, who wrote and published her dissertation on Wendell Berry, recommended this book in an email exchange about our daughters going to college and ways to navigate this enormous life change. This was my first Wendell Berry novel, and it won't be my last. "I began to know my story then," says Hannah when she loses her first husband. "Like everybody's it was going to be the story of living in the absence of the dead. What is the thread that holds it all together? Grief, I thought for a while. And grief is there sure enough, just about all the way through. From the time I was a girl I have never been far from it. But grief is not a force and has no power to hold. You only bear it. Love is what carries you, for it is always there, even in the dark, or most in the dark, but shining out at times like gold stitches in a piece of embroidery. Sometimes too I could see that love is a great room with a lot of doors, where we are invited to knock and come in. Though it contains all the world, the sun, the moon, and stars, it is so small as to be also in our hearts. It is in the hearts of those who choose to come in. Some do not come in. Some may stay out forever, some come in together and leave separately. Some come in and stay, until they die, and after....I am there with all the others, most of them gone but some who are still here, who gave me love and called forth love from me. When I number them over, I am surprised how many there are. And so I have to say that another of the golden threads is gratitude."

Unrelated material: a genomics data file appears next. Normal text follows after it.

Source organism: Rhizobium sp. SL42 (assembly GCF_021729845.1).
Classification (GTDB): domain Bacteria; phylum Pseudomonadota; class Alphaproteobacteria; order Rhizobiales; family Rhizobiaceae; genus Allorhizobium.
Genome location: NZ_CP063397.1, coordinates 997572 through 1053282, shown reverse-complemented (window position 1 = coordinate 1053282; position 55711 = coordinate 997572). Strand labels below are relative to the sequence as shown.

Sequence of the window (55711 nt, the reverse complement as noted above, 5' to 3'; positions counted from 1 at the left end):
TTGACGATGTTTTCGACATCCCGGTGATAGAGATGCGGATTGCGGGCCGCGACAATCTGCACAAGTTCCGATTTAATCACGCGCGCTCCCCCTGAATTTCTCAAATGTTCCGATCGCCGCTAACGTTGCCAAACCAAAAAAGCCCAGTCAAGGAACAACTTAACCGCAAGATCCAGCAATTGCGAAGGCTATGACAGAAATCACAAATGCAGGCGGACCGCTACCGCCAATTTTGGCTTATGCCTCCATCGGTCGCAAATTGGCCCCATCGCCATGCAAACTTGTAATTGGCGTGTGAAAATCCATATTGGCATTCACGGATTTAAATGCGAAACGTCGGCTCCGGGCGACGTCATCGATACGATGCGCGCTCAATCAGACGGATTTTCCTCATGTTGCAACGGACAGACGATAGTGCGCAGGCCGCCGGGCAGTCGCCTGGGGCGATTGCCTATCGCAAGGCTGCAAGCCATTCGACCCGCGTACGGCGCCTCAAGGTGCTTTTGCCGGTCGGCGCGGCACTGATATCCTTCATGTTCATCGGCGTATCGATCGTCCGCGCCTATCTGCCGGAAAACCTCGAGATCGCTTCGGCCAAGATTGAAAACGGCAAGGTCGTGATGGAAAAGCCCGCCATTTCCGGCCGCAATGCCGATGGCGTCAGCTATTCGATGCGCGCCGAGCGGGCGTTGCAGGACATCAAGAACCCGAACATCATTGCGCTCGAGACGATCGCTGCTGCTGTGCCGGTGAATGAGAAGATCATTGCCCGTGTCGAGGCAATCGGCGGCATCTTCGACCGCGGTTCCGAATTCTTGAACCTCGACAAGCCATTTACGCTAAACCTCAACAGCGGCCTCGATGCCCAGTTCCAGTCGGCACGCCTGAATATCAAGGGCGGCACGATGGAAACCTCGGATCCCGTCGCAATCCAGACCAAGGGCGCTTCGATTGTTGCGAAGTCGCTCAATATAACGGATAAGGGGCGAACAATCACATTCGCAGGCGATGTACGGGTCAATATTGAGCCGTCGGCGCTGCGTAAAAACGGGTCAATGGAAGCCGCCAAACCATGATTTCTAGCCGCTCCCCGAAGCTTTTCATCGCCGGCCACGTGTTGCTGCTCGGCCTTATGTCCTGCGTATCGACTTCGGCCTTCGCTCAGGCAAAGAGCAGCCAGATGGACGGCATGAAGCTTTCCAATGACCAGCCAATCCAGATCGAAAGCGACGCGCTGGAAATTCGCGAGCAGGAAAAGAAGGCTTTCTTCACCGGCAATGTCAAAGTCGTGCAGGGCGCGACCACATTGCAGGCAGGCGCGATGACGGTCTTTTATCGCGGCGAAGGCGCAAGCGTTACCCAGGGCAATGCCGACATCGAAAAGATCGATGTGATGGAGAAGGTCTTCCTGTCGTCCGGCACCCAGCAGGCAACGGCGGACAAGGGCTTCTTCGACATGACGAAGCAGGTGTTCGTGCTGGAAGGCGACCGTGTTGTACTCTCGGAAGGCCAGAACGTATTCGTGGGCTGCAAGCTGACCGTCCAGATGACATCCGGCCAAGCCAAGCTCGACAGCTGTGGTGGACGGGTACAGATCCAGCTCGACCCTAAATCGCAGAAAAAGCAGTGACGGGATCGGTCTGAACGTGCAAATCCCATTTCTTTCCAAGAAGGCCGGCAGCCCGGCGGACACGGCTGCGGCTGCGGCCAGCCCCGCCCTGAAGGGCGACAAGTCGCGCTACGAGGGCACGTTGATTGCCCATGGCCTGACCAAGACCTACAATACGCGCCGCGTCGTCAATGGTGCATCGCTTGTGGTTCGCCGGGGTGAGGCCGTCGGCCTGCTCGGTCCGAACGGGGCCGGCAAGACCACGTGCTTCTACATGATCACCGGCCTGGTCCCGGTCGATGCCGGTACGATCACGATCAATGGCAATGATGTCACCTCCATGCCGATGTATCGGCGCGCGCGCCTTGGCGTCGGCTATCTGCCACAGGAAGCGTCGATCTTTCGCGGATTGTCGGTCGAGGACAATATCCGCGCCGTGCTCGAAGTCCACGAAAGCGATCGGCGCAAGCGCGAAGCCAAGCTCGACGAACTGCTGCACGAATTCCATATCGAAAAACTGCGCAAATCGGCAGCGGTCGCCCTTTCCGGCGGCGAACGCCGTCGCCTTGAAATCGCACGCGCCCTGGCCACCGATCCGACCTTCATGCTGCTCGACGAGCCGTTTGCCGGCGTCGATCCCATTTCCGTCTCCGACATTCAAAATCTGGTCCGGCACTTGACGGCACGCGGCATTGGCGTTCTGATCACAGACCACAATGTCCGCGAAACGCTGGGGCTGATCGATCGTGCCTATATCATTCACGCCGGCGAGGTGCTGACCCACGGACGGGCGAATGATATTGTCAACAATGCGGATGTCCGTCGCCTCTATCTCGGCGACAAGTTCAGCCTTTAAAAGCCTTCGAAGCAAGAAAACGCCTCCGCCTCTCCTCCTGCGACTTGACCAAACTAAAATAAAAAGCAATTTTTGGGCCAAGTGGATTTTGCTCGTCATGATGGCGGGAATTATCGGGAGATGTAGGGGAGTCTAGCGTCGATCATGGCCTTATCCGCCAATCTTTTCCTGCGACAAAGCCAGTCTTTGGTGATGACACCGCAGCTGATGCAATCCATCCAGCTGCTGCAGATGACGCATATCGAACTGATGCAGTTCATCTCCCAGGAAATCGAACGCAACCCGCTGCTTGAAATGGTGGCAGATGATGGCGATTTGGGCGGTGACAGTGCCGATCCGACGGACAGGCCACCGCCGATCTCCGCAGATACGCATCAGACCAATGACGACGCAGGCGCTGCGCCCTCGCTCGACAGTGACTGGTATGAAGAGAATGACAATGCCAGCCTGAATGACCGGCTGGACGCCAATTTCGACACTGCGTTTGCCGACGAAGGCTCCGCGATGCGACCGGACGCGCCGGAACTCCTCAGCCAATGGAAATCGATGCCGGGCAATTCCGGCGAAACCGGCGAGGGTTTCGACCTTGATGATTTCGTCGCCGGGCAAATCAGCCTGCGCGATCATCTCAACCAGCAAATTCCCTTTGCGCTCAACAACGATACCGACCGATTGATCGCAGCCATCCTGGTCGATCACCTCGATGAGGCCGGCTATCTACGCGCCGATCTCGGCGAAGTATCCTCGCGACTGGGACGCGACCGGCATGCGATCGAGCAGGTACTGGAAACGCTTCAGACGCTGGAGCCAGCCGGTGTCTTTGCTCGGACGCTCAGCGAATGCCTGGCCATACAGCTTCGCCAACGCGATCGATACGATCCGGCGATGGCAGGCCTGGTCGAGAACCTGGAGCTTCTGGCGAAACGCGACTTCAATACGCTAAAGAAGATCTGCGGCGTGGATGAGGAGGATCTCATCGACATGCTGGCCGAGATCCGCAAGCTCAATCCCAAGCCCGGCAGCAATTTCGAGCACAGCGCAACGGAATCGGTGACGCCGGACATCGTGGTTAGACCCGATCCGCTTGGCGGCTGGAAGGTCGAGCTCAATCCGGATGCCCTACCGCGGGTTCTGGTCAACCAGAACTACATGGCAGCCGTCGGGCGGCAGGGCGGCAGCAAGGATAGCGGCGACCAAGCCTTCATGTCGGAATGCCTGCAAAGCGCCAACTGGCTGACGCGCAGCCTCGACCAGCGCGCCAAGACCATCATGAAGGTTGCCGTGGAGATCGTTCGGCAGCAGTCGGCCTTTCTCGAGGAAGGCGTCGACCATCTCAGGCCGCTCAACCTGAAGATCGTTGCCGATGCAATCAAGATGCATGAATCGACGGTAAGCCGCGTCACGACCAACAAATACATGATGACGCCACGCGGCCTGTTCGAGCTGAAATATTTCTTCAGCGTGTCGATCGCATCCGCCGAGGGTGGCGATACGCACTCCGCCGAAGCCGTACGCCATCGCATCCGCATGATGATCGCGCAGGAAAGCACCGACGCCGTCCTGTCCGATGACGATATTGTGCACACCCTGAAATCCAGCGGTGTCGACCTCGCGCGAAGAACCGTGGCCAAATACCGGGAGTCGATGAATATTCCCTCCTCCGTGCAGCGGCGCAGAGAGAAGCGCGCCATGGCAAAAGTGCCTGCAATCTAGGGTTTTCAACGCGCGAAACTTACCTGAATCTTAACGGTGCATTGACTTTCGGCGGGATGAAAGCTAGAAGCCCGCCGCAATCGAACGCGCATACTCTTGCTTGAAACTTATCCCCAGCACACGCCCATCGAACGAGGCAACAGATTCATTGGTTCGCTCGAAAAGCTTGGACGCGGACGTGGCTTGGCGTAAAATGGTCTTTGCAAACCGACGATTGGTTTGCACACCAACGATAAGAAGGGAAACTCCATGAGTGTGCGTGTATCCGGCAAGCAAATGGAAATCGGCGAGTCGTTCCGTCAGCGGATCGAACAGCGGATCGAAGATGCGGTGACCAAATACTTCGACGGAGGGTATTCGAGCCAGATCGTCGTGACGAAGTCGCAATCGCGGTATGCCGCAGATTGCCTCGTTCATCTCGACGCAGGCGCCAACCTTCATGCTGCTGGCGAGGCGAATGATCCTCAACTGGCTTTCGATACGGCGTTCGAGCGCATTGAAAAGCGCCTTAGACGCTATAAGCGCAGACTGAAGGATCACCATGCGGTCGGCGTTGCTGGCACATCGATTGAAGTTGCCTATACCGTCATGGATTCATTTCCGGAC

Books #94, #95, and #96
were the Daughter of Smoke and Bone trilogy